Durkheim: Anomic Division of Labor
The first pathological form that results from the division of labor, according to Durkheim, is the anomic division of labor. This fairly common, negative aspect of the division of labor occurs when the individuals become isolated by their repetitive, specialized tasks, and forget that they are parts of the whole, i.e. society. Examples of this occur in industries and factories which detach workers from their employers. In order to fix this anomic division of labor, the conditions present in a state of organic solidarity must be determined. This state of interdependency would exist once the specialized workers became directly dependent on one another. This would form a complex division of labor strongly resembling an organism. The groups of people would act as organs engaging in repetitive, definite actions which contribute essential functions to the entire organism. When this state of organic solidarity is formed, problems such as anomie are rectified.
David Emile Durkheim was a French sociologist most famous for his book The Division of Labour In Society. Durkheim was considered a prodigy while he was in school. The main objective of the book was to explain the relationship between an individual and social solidarity. The chapter looked into his other works and the theories he developed. The “Division of Labour” was an important theme that Durkheim went into extreme detail with. He believed that by changing the “division of labour”, you could change the way that society had order and how unified everyone was. He also believed that the way that people cooperated with one another determined how smoothly things ran with the “division of labour”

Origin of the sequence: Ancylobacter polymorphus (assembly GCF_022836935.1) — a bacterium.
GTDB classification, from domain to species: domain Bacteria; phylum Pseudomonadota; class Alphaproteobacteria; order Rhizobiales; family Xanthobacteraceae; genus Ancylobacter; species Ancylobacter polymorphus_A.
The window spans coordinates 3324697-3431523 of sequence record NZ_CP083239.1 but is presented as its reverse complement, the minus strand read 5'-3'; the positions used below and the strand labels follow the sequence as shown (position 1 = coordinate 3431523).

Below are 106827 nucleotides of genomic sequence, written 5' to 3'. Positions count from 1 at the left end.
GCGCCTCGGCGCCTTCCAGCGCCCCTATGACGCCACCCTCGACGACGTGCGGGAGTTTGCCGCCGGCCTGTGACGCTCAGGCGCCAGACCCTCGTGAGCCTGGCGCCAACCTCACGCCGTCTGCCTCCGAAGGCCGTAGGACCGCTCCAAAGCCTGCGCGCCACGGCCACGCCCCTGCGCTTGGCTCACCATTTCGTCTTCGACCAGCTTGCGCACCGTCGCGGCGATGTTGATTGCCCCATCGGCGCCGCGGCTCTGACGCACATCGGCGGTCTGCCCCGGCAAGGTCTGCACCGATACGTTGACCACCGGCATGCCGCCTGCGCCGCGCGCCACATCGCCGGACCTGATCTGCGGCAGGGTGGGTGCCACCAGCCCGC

Mechanical and Organic solidarity are two concepts of social solidarity that was coined by Durkheim. Mechanical solidarity deals with smaller societies with little division of labour and it is based on likeness. Organic solidarity deals with the opposite of Mechanical solidarity....
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